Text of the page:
If you’re thinking of buying a horse then you can look forward to a rewarding and enjoyable experience. However, these beautiful creatures come with many important long-term responsibilities that require significant time, effort and expense.
Whether this is your first horse or you’re coming back to horse ownership after a break, you need to carefully consider whether you have time in your life to care for a horse. Read our guide to find out how much time you’ll need to spare to ensure a long and happy life together.
Whether or not you take on a horse full time, if you plan on riding then you’ll need specialist horse rider insurance in place before settling into the saddle. Caring for your horse and protecting yourself from damage are important duties for all responsible horse owners.
Taking on horse ownership
Perhaps the most crucial question you can ask yourself is whether you realistically have the time to look after a horse. Whatever the weather, and whatever else is going on in your life, your equine friend will need daily care and attention.
If the horse will be kept at your own property, then you’re looking at a 365-day, round-the-clock responsibility. And while there’ll be lots of opportunity for riding and spending time together, there’ll also be plenty of rewarding but hard work. From grooming and training to hoof care and health checks, you’ll have a substantial list of things to do.
Finding the right horse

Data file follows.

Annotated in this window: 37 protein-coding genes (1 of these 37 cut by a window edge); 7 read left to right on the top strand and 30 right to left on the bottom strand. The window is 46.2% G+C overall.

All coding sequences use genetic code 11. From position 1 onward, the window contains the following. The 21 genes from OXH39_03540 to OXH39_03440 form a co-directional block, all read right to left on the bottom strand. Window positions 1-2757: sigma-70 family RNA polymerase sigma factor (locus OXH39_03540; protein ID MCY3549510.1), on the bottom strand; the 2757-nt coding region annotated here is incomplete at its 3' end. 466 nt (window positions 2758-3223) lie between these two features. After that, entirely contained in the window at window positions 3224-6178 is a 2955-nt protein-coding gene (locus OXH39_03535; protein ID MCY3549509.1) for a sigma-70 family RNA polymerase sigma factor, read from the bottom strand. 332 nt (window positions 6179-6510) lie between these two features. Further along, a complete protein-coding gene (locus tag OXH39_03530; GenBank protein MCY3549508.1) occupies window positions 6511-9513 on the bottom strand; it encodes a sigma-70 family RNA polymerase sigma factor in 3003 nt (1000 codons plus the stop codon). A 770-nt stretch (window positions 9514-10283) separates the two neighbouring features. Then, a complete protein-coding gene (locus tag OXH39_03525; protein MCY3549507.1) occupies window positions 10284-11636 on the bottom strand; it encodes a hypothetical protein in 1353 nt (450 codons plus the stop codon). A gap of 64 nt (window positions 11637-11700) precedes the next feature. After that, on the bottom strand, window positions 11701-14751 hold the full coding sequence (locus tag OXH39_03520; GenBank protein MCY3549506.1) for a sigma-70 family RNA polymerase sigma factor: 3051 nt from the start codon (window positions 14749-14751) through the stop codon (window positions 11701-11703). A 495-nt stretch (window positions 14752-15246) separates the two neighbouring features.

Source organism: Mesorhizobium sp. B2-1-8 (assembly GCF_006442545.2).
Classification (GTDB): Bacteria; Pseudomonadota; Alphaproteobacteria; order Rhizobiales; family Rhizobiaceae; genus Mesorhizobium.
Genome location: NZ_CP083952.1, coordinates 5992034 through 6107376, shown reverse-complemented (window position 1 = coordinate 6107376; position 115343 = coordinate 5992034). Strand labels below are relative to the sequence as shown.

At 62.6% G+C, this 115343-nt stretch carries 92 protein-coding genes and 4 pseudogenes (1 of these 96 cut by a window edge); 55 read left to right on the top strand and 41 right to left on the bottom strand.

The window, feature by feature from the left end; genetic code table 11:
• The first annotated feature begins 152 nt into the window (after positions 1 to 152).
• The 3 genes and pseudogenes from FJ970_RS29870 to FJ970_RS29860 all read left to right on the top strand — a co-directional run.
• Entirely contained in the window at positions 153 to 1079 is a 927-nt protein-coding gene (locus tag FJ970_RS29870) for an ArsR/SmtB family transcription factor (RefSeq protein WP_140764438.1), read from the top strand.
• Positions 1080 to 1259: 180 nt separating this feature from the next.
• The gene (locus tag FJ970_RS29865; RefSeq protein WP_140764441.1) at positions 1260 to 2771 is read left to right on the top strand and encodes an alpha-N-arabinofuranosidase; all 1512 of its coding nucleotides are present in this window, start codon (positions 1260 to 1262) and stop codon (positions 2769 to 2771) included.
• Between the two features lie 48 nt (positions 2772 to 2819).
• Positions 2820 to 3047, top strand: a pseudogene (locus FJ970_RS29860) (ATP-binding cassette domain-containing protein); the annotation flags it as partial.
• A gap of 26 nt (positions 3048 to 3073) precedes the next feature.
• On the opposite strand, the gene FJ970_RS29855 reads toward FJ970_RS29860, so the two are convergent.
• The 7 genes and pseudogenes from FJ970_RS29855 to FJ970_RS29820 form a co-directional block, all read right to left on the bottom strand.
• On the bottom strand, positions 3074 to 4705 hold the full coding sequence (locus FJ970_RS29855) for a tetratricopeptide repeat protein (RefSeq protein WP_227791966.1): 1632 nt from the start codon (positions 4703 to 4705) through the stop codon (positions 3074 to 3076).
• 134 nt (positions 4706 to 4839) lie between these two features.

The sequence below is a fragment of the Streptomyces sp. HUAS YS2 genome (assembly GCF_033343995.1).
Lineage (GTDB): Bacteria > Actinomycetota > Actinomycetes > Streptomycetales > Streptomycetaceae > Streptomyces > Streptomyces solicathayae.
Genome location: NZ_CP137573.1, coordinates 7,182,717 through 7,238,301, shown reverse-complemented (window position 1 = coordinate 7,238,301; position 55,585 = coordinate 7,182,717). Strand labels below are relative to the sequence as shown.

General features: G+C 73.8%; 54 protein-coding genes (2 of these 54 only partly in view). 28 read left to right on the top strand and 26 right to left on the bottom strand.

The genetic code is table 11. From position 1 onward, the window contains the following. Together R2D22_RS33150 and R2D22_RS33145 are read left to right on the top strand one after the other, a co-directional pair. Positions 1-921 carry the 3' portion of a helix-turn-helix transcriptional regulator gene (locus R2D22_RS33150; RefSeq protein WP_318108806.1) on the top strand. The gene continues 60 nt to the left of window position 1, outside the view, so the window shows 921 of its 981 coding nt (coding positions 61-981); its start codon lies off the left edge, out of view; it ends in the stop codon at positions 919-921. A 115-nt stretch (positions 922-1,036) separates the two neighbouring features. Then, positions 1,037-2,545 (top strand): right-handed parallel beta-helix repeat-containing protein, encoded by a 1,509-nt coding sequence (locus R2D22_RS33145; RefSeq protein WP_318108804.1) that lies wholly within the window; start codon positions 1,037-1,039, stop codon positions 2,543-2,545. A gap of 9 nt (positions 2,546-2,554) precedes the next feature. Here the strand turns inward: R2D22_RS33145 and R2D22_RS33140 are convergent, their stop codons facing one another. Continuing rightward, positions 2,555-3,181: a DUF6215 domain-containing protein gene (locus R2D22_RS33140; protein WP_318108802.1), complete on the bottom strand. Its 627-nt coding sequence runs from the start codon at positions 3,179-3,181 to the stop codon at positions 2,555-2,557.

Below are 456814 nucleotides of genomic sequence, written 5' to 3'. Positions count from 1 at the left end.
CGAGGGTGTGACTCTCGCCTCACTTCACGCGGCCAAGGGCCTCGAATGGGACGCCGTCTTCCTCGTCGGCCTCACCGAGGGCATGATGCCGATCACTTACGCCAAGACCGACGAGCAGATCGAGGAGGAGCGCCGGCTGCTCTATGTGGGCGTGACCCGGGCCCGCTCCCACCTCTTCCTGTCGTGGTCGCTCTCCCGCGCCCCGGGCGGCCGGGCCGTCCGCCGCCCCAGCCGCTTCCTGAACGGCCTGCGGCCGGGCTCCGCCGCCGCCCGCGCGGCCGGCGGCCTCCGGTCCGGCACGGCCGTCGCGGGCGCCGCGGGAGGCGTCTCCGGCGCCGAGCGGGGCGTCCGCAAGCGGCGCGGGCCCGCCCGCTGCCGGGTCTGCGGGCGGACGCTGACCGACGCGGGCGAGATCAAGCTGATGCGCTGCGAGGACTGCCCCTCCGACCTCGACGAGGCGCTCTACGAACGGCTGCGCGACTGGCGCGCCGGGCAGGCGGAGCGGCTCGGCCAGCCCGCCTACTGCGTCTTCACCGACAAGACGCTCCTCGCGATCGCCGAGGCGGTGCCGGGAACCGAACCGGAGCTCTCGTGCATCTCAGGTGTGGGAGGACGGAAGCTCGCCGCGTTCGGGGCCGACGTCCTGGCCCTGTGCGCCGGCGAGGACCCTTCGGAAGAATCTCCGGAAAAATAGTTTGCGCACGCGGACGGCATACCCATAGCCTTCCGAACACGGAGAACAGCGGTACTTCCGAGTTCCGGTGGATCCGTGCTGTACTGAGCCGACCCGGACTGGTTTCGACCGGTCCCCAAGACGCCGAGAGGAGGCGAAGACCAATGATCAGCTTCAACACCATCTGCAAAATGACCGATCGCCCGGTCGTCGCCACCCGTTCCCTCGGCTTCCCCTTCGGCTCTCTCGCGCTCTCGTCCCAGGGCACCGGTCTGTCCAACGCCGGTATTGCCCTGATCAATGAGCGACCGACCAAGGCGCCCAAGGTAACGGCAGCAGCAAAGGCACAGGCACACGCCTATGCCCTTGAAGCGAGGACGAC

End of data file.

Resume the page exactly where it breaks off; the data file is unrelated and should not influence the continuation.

No two horses are the same and they all have their own individual quirks – that’s why they are so much fun to work with. With this in mind, time spent researching the type and age of a horse will lead to a happier relationship further down the road.
A dependable cob, for instance, is a popular choice for first-timers owing to their calm temperament, hardiness and versatility. Such a horse might be less demanding on your time than a hot-blooded ex-racehorse in need of hours of retraining!
Age is also a factor. A younger horse is an exciting prospect but requires a lot of training, while an older horse may need work to get out of bad habits – again, more time.
Time for horse care
How much actual time your horse will require will depend on a lot of factors. In general, expect to devote at least 8 to 10 hours a week to horse care. If you're doing more of the work, then 14 to 15 hours a week is more realistic. However, it all depends on your level of involvement.
We’ve broken down some of the most important jobs you’ll need to do and general time allowances. All these jobs can take longer depending on the time of year and whether other issues crop up – and they will!
- Feeding and watering
A quick 10-minute job, two to three times a day might be sufficient in summer when you don’t need to deal with frozen feed or water.
- Mucking out
Depending on how long your horse spends stabled, the type of bedding, and how often you clean it this should take from around 15 minutes to do properly. However, skipping a day or two of cleaning will create a longer clean up later.